Pricing Across the Transportation Modes


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Trucking
The trucking industry eked out a 0.17% increase in transaction prices from July to August. That meager average price hike was because long-distance TL companies pushed their average prices up 0.4% from a month ago and up 2.5% from August 2009 levels. LTL prices also increased 0.09% from a month ago, but remained 0.19% below a year ago. A business cycle turnaround in pricing already clearly happened for TL carriers in the second quarter of 2009 when prices increased 3% from a year earlier. That's in sharp contrast to the 8.7% year-ago price cut that TL truckers reported in Q2 of 2008. Our latest forecast sees TL prices up 1.8% in 2010 and 2.3% in 2011. LTL tags are forecast to be up 0.5% in 2010 and 3% in 2011.






 

Air
The average price for flying cargo and mail on scheduled U.S.-owned airline flights increased 0.1% from a month ago. That left prices up 11.4% from the recession-scarred low of August 2009. Taking back only a portion of the 16.8% one-month price hike that cargo planes reported in July, U.S.-owned cargo planes, meanwhile, cut their prices from a month ago by 7.1% in August. That left air cargo prices still 18.5% above year-ago levels. Because of the unexpectedly strong price ramp-up so far this year, our new annual inflation rate forecast for air cargo transportation prices (on scheduled flights) has been raised slightly to 8.8% in 2010 and lowered slightly to 2.8% in 2011.






 

Water
Average prices for shipping on inland waters increased 2.8% in August on the heels of a 2.9% hike in July. Excluding inland waterways towing, which increased only 0.8% from July to August, then inland waterways prices actually registered a one-month 3.1% increase and same-month-year-ago price jump of 15.5% in August. So, even though August also saw a 2.2% decline in coastal and intercoastal freight transport, no change in deep sea prices of U.S.-owned companies, and a 0.7% hike in Great Lakes - St. Lawrence Seaway freight transportation, we've raised the aggregate water transportation price forecast to 8.4% in 2010 and 5.5% in 2011.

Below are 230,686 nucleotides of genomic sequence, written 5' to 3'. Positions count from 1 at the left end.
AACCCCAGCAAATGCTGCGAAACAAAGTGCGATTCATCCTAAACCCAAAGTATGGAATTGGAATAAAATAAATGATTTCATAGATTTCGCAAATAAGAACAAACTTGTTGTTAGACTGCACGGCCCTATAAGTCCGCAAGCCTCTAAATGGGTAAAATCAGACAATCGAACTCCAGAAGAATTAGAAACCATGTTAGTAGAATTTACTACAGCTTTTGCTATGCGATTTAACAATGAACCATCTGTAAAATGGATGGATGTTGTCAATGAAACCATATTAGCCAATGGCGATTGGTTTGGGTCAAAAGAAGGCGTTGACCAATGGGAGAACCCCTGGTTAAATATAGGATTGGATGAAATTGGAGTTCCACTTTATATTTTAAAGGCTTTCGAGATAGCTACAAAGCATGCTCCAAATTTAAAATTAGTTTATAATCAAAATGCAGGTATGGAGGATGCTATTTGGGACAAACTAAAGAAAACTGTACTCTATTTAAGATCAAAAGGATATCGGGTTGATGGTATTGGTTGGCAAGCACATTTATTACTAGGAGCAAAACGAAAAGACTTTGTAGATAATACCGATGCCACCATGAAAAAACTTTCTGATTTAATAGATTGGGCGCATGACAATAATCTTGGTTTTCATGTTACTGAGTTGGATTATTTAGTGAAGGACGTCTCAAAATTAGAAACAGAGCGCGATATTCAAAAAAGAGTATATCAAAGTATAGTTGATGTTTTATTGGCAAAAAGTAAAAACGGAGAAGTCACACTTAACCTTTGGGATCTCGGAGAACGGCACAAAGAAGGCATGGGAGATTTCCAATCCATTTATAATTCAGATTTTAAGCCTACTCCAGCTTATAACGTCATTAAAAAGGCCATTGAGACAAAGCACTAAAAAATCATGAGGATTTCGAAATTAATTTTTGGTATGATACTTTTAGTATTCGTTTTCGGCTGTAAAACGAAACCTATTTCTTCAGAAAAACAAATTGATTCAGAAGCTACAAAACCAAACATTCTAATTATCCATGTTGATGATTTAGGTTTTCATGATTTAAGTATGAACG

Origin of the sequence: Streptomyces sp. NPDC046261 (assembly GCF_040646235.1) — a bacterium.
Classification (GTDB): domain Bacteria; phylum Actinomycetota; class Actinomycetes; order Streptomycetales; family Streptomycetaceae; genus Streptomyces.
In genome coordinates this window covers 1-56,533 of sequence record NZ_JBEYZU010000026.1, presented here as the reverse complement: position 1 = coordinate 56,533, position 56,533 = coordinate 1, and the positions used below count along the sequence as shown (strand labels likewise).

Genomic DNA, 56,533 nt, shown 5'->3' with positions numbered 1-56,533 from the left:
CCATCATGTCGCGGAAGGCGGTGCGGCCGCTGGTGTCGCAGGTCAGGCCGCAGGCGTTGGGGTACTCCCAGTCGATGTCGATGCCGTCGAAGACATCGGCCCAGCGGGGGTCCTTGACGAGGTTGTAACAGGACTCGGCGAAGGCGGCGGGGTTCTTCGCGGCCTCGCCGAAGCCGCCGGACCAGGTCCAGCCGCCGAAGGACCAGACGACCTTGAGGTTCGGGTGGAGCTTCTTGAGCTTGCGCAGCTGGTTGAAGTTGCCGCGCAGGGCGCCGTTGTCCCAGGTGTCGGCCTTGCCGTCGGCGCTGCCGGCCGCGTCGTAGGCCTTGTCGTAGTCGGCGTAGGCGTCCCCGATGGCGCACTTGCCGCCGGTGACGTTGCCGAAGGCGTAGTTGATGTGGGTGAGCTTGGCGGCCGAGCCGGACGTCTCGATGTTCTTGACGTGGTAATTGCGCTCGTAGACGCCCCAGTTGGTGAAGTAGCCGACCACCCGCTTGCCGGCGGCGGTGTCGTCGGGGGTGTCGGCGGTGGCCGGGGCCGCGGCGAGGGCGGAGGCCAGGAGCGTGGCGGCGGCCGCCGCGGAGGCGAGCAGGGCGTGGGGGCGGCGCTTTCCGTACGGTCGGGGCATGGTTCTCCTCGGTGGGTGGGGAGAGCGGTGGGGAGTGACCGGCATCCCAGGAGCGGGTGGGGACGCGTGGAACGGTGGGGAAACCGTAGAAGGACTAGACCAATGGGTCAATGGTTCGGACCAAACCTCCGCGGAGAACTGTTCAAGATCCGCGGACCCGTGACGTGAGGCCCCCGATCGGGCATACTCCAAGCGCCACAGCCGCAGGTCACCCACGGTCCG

Rail
Less than stellar economic conditions have helped to put fresh pressure on rail operators. After rising for 14 straight months, overall rail rates edged down 0.67% in August. Rates for carload service led the path downward by slipping 0.62%, following two consecutive months of price hikes. Intermodal rail rates weren't far behind, down 0.58%, but that one followed June and July price declines. In aggregate, the rail industry pushed transaction prices up 4.6% from year-ago levels. Ever since hitting a deflationary low point in Q2 of 2009, rail prices have been growing on a fairly predictable trajectory. We now forecast a 5.1% annual price hike by the time 2010 closes and another 4.6% increase in 2011.


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Article Topics

Air Cargo · Freight · Railroad · Transportation · All Topics
Hub Group Resources
Not Your Grandfather's Intermodal
Transportation of freight in containers was first recorded around 1780 to move coal along England’s Bridgewater Canal. However, "modern" intermodal rail service by a major U.S. railroad only dates back to 1936. Malcom McLean’s Sea-Land Service significantly advanced intermodalism, showing how freight could be loaded into a “container” and moved by two or more modes economically and conveniently. As with all new technologies, there were problems that slowed the growth, which influenced many potential customers to shy away from moving intermodal.
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